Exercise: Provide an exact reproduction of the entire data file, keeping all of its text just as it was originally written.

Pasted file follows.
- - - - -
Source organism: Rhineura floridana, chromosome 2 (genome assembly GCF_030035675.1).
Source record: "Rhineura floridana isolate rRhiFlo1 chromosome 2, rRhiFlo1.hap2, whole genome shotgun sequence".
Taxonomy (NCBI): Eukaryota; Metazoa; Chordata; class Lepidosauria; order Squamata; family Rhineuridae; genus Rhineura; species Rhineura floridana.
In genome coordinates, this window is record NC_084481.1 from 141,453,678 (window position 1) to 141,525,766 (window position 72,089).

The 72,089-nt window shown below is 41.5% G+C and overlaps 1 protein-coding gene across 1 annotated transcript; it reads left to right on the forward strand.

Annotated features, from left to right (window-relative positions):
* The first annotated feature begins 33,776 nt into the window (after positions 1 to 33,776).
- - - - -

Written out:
Source organism: Rhineura floridana, chromosome 2 (genome assembly GCF_030035675.1).
Source record: "Rhineura floridana isolate rRhiFlo1 chromosome 2, rRhiFlo1.hap2, whole genome shotgun sequence".
Taxonomy (NCBI): Eukaryota; Metazoa; Chordata; class Lepidosauria; order Squamata; family Rhineuridae; genus Rhineura; species Rhineura floridana.
In genome coordinates, this window is record NC_084481.1 from 141,453,678 (window position 1) to 141,525,766 (window position 72,089).

The 72,089-nt window shown below is 41.5% G+C and overlaps 1 protein-coding gene across 1 annotated transcript; it reads left to right on the forward strand.

Annotated features, from left to right (window-relative positions):
* The first annotated feature begins 33,776 nt into the window (after positions 1 to 33,776).